QUEZON CITY, Philippines — Greenpeace called on the Marcos administration to deliver genuine progress on their promised climate and environmental policies, ahead of the President’s second State of the Nation Address on Monday. The call came after Greenpeace beamed climate justice demands of communities in a floodway along Brgy. Tumana, Marikina City on Saturday night. The group demanded that the government hold oil and gas companies responsible for their role in the worsening climate crisis by making them pay reparations to communities most affected by climate impacts.

“The real state of the nation is that the billions of pesos spent in mitigating the worst effects of climate change and adapting to these new realities cannot catch up to the escalating impacts that Filipino communities experience right now. The responsibility for paying for climate impacts falls squarely on corporations who continue to deny their responsibility for the climate crisis,” said Greenpeace campaigner Jefferson Chua. “The President must turn his words on climate justice into action and show that his allegiance is not to big businesses that continue to profit from destruction, but to the Filipino people.”

The group pointed out that the landmark 2022 Climate Change and Human Rights (NICC) report by the Commission on Human Rights already found factual basis that fossil fuel companies are morally responsible for human rights harms to Filipinos brought on by climate impacts, and could be held liable for those damages.[1] A 2023 study published in OneEarth further estimated that the top oil and gas companies owe USD 70 trillion-worth of climate loss and damage to those most disproportionately affected by climate impacts.[2]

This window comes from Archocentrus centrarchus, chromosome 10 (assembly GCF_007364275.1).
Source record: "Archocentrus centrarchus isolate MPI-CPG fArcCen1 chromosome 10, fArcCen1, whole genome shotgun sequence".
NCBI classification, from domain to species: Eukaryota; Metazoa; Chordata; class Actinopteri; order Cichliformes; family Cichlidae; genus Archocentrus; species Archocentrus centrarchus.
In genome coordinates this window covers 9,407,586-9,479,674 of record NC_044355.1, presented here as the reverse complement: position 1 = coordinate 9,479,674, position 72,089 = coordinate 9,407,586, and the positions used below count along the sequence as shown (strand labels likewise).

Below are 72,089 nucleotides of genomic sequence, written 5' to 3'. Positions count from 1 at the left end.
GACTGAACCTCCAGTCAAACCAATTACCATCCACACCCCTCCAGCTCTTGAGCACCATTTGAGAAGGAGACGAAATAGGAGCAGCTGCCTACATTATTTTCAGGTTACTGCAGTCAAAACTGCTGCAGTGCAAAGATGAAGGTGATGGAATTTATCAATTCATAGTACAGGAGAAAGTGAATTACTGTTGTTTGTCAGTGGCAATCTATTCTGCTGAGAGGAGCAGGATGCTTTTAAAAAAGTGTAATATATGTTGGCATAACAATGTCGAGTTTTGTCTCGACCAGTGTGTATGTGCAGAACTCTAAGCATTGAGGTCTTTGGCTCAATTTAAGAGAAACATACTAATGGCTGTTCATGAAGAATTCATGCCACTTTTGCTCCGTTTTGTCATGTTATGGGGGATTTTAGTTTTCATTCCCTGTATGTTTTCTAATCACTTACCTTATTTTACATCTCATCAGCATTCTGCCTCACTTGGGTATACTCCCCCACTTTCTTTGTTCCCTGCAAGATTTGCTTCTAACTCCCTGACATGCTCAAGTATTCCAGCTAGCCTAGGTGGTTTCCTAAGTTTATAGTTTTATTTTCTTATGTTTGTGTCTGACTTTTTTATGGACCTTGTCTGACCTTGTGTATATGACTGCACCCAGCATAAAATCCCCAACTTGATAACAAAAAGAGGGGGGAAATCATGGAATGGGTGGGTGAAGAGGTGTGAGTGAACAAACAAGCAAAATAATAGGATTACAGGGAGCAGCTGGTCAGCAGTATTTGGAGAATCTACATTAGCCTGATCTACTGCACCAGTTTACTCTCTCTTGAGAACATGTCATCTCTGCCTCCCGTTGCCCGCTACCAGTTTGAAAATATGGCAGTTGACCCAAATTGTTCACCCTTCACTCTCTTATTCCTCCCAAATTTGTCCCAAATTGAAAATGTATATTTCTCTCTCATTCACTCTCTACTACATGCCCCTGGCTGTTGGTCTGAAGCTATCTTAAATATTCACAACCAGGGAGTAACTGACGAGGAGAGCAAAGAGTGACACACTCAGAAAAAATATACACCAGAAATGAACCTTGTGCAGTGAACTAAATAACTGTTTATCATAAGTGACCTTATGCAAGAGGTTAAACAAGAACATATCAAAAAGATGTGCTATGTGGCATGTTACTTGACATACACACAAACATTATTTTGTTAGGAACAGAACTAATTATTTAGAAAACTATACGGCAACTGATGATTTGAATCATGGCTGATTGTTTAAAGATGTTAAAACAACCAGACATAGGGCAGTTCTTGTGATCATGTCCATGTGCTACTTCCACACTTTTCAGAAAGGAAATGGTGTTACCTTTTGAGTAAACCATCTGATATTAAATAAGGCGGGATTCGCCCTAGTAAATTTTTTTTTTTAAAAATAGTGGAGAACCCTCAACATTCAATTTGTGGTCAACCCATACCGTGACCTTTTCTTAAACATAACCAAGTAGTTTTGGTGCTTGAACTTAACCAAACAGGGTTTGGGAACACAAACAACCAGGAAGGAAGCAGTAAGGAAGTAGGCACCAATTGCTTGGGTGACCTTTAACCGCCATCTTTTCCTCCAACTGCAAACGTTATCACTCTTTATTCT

In Barangay Tumana–known to be susceptible to climate impacts–community leaders have expressed their worries over how their local mitigation and adaptation efforts would hold up against more extreme weather events. They believe that reparations for loss and damage from multinational companies most responsible for climate change is needed to help communities like theirs respond more adequately to the crisis.

“Kami ay nananawagan [kay Pangulong Marcos] na gumawa ng mga batas para pagbayarin ang mga private corporations na nagco-contribute sa pag-init ng mundo, na siyang dahílan din ng pagbabago ng klima, at nagdudulot ng malalakas na bagyo na nagiging sanhi ng pagbaha,” said Tumana Brgy. Councilor Jimmy Ceguerra. “Hindi maiiwasan na nasasalanta ng kasalukuyang climate change ang mga nasa low-lying areas, na nagkataon ay mga tao rin na nasa laylayan. Sila ‘yung dapat na nabibigyan ng tulong [na mula sa] reparation pay ng mga multinationals.”[3]

Greenpeace also reiterated that we can only achieve genuine climate justice if the government weans off its dependence on fossil fuels and aims for more urgency and ambition towards a just transition to 100 percent renewable energy.

This also entails that the government strike out unnecessary detours from this transition, such as dangerous and costly nuclear energy, as well as natural gas, which is also a fossil fuel.

The Marcos administration has the privilege of having wide-scale support in both Houses. Greenpeace is calling on President Marcos Jr. to be true to his promises: he should advance policies that are rooted in climate justice, and ensure that they are enacted as soon as possible.

“Filipinos have been footing the bill for the fossil fuel industry’s destructive businesses for far too long, while these corporations continue to earn billions of dollars from destroying the climate and the planet,” Chua said. “We hope that President Marcos Jr. uses his SONA as a platform not merely for words, but to deliver a strong message against climate polluters, and make them pay for the consequences of their unchecked greed.”


[1]National Inquiry on Climate Change (NICC) Report

[2]Greenpeace Briefer | Marco Grass and Richard Heede, “Time to pay the piper: Fossil fuel companies’ reparations for climate damages,” OneEarth

[3]Quote Translation: “We are calling on President Marcos to come up with laws that will make private corporations pay for their contributions towards global warming, which is also the reason for climate change, which in turn leads to devastating storms that cause flooding. It is inevitable that the current climate change will affect those in low-lying areas, wherein, incidentally, the people in the margins also reside. They are the ones who should be given help from reparation payments from multinational corporations.”

PLEASE USE PHOTO CREDIT: Noel Celis/Greenpeace


Maverick Flores, Communications Campaigner
Greenpeace Philippines | [email protected] | +639176211552